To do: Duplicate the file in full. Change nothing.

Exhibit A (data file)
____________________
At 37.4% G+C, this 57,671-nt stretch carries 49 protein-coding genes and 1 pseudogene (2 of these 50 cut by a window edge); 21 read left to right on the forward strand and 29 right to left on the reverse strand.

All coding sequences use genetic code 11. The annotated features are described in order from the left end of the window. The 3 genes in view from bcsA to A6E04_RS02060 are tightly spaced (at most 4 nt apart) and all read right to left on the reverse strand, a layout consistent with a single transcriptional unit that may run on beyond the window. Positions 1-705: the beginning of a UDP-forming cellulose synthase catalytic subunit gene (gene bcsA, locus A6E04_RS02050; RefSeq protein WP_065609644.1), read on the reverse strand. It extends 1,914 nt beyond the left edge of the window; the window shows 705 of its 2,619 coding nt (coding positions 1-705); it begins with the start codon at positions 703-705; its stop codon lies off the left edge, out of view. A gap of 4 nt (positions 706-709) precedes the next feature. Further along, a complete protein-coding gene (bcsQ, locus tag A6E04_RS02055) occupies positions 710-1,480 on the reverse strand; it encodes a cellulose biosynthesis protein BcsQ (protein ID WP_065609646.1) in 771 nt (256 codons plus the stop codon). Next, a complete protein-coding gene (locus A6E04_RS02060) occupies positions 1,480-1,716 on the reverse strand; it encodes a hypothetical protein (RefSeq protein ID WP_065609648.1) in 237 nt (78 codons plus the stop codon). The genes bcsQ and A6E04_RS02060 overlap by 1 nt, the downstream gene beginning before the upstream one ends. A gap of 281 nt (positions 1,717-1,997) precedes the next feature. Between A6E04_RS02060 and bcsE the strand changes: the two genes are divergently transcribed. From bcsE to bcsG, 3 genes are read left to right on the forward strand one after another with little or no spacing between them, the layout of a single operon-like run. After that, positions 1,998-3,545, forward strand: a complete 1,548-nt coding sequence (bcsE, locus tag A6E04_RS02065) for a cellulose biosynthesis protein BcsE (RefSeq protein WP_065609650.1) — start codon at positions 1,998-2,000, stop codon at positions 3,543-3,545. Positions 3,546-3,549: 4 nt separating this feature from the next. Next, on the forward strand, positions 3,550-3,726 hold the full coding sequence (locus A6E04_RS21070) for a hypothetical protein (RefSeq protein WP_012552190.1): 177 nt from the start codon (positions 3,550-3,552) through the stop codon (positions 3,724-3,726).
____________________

At 37.4% G+C, this 57,671-nt stretch carries 49 protein-coding genes and 1 pseudogene (2 of these 50 cut by a window edge); 21 read left to right on the forward strand and 29 right to left on the reverse strand.

All coding sequences use genetic code 11. The annotated features are described in order from the left end of the window. The 3 genes in view from bcsA to A6E04_RS02060 are tightly spaced (at most 4 nt apart) and all read right to left on the reverse strand, a layout consistent with a single transcriptional unit that may run on beyond the window. Positions 1-705: the beginning of a UDP-forming cellulose synthase catalytic subunit gene (gene bcsA, locus A6E04_RS02050; RefSeq protein WP_065609644.1), read on the reverse strand. It extends 1,914 nt beyond the left edge of the window; the window shows 705 of its 2,619 coding nt (coding positions 1-705); it begins with the start codon at positions 703-705; its stop codon lies off the left edge, out of view. A gap of 4 nt (positions 706-709) precedes the next feature. Further along, a complete protein-coding gene (bcsQ, locus tag A6E04_RS02055) occupies positions 710-1,480 on the reverse strand; it encodes a cellulose biosynthesis protein BcsQ (protein ID WP_065609646.1) in 771 nt (256 codons plus the stop codon). Next, a complete protein-coding gene (locus A6E04_RS02060) occupies positions 1,480-1,716 on the reverse strand; it encodes a hypothetical protein (RefSeq protein ID WP_065609648.1) in 237 nt (78 codons plus the stop codon). The genes bcsQ and A6E04_RS02060 overlap by 1 nt, the downstream gene beginning before the upstream one ends. A gap of 281 nt (positions 1,717-1,997) precedes the next feature. Between A6E04_RS02060 and bcsE the strand changes: the two genes are divergently transcribed. From bcsE to bcsG, 3 genes are read left to right on the forward strand one after another with little or no spacing between them, the layout of a single operon-like run. After that, positions 1,998-3,545, forward strand: a complete 1,548-nt coding sequence (bcsE, locus tag A6E04_RS02065) for a cellulose biosynthesis protein BcsE (RefSeq protein WP_065609650.1) — start codon at positions 1,998-2,000, stop codon at positions 3,543-3,545. Positions 3,546-3,549: 4 nt separating this feature from the next. Next, on the forward strand, positions 3,550-3,726 hold the full coding sequence (locus A6E04_RS21070) for a hypothetical protein (RefSeq protein WP_012552190.1): 177 nt from the start codon (positions 3,550-3,552) through the stop codon (positions 3,724-3,726).